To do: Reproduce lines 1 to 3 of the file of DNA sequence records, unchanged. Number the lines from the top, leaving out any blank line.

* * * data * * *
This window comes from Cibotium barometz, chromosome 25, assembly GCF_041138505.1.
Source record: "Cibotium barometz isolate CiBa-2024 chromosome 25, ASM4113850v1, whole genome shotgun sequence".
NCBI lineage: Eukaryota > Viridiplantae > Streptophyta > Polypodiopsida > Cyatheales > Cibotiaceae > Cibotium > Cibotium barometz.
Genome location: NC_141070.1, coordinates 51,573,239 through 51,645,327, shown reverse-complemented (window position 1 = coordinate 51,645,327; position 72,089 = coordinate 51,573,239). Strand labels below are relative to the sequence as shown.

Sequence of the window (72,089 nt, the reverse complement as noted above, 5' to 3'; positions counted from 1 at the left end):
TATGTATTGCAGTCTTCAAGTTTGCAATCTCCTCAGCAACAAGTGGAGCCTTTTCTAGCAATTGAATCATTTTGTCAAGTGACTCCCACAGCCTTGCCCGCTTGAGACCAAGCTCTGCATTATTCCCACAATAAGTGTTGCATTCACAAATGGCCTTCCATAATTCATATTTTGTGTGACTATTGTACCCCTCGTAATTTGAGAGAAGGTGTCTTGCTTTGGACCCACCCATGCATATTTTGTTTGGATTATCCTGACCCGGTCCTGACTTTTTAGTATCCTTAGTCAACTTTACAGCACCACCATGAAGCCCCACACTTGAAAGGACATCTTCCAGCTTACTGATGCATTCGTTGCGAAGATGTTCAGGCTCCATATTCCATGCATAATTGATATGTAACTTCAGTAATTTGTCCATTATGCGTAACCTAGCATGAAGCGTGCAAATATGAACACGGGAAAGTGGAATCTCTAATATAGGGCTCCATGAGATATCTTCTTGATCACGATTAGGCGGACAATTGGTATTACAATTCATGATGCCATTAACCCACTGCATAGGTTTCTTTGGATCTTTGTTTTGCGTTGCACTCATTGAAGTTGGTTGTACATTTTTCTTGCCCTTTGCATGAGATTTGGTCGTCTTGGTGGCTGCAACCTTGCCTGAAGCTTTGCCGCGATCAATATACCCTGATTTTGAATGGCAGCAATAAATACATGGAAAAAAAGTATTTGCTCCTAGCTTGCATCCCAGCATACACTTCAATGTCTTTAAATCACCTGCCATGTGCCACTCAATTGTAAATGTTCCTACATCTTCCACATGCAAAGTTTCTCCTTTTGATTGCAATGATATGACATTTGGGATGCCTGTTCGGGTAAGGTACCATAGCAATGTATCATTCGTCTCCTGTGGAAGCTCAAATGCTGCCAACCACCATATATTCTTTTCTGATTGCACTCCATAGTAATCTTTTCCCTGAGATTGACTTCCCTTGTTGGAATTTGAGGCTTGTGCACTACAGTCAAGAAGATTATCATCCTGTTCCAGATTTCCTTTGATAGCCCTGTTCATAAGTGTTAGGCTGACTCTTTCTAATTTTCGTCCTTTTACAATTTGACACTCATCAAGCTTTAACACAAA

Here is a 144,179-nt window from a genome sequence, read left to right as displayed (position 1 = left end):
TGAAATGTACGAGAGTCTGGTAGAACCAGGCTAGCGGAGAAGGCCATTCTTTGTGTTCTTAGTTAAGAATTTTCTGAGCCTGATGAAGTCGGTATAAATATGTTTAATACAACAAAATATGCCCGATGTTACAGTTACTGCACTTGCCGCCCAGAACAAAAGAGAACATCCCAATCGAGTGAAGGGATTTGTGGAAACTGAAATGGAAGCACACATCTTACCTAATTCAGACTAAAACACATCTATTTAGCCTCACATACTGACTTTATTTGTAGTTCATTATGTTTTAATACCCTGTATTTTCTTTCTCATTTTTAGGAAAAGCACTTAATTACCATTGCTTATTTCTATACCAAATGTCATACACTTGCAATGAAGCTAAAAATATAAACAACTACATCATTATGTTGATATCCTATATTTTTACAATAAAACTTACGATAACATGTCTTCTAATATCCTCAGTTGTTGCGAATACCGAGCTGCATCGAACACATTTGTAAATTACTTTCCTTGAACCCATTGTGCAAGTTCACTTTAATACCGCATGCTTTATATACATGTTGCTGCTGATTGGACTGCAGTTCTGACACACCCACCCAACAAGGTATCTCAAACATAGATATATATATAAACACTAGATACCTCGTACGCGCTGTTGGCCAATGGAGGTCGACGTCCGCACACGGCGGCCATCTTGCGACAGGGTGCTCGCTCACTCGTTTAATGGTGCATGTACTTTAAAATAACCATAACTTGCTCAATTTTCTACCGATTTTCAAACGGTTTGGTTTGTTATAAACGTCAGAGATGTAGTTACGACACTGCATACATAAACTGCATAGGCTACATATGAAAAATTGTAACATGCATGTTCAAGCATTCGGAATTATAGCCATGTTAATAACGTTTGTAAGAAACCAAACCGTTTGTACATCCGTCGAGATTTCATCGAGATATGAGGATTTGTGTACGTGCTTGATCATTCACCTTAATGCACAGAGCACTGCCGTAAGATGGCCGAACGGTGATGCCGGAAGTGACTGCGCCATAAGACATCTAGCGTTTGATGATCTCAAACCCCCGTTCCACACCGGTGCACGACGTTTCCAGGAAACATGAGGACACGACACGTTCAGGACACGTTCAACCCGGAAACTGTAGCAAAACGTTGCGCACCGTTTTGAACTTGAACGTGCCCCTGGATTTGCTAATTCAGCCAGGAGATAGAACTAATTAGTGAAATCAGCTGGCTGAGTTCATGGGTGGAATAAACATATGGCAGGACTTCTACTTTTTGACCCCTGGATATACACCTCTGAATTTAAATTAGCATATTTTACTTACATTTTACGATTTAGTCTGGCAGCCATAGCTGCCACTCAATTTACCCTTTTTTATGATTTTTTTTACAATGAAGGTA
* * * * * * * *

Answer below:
This window comes from Cibotium barometz, chromosome 25, assembly GCF_041138505.1.
Source record: "Cibotium barometz isolate CiBa-2024 chromosome 25, ASM4113850v1, whole genome shotgun sequence".
NCBI lineage: Eukaryota > Viridiplantae > Streptophyta > Polypodiopsida > Cyatheales > Cibotiaceae > Cibotium > Cibotium barometz.